From Charmer to Harmer.
It's unfortunate to think that that the idea of "surviving" abuse is almost synonymous with being blessed or lucky. One would think that luck is avoiding abuse overall, but the stats still remain that 1 in 4 women in America will experience domestic violence in her lifetime, with women ages 18-34 being the greatest at risk. And until abuse is obsolete, safety is key!
Recently, Christina Milian opened up to the Huffington Post about her past battle with domestic violence. After keeping it a secret for nearly 16 years, the 34-year-old singer and mom opened up about her gut wrenching and heart tugging tale of traumatic beat downs, sick mind games, and even staring down the barrel of a gun more than once. The singer detailed the stages of her abuse, leading up to her dramatic escape and all the in-betweens (including being tempted to go back to her abuser).
Now she's hoping to help other women who've fallen victim to DV after her own saving grace came from taking notes from another survivor.
Check out the stages of Christina's horrific abuse turned heroic ending, below:
1. The Controlling Phase
The domestic violence started slowly and evolved. First the controlling phase, "Who's on your phone? Who is this person? Your mom is way too up in your business. You're 18. You're an adult." He was getting in my head - brainwashing me. I know that my dad not being in my life made a huge impact on me. I was brainwashed that I couldn't do anything without him.
2. From Nice Guy to Trife Guy
I was 18 and he was 19. He was super funny, with great sarcasm. I'm thinking this happiness is part of the package. But soon his sarcasm turned out to be a bit more dark than I was prepared to get myself into. The relationship changed from him being a funny and sarcastic guy to being an asshole, in a joking style.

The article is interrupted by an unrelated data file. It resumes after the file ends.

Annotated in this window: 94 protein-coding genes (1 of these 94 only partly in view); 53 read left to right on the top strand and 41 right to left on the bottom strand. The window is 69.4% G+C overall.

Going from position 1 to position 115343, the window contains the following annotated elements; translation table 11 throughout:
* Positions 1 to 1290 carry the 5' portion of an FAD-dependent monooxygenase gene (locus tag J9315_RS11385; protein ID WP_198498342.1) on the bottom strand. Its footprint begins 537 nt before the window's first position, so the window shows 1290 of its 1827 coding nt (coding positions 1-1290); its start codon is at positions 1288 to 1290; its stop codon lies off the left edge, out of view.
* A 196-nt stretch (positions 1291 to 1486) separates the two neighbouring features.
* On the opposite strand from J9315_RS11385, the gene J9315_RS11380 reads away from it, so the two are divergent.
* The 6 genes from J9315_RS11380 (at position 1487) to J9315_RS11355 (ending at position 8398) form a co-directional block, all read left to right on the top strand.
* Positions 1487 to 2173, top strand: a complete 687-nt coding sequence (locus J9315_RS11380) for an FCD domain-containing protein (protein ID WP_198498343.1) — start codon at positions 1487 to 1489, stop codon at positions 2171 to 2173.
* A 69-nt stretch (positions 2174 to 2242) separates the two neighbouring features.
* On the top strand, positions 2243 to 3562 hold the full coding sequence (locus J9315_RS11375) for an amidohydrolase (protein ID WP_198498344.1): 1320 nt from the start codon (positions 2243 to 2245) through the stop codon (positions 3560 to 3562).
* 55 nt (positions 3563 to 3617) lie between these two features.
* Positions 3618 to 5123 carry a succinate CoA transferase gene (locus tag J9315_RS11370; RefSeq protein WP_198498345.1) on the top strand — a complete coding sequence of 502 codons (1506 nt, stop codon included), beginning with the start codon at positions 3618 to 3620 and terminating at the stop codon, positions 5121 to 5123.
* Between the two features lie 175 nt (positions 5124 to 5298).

He would speak down to me by saying how great other women were. Watching someone on TV and saying how sexy she is. It gets in your head. He was great at making me feel bad about anything positive I had ever done. He didn't say it but his actions were like, "I'm going to break you down and you will have nobody to trust but me." He convinced me that I was nothing without him. I was insecure... Yet, a little voice in my head said this is wrong. If you stay you will die.
4. Alienation from Friends and Family
He had me believe that everyone else was the enemy. He started talking down about my friends so bit by bit, I was getting rid of my friends. When I look at it now, I was very naive and innocent at 18-years-old.
I was really goofy, fun and bubbly--but I was becoming dark. I found myself talking like him--cursing all the time. I couldn't look him in the eye. I stopped going to the studio and turning down opportunities because I didn't want to get into an argument. I was losing my spirit. He got in my head that I was not a "good girl."
5. Threats and Imposing Fear
I felt that I couldn't do anything without him and he started to instill fear in me with threats. He'd say, "If you leave me, I'll bomb your mom's house." He always made references to his gang relationships.
[My first attack] I remember waking up one morning and he was kicking me and stomping on me. It was over nothing. He accused me of lying about a boy. Then the violence escalated. When we had arguments he would choke me and kick me. I stayed with him in a house in Laurel Canyon hills, with no one around, and there were times when I ran half naked, with no phone, out of the house after him beating me up. I would run. Then, I would see his car lights coming at me, to run me over.
One time he played Russian Roulette on me. He put one bullet in a gun and pointed it at my face. When you have a gun in your face, all you can think about is your family and people who love you. Also, I didn't think that if I went for help he would receive treatment or even be arrested.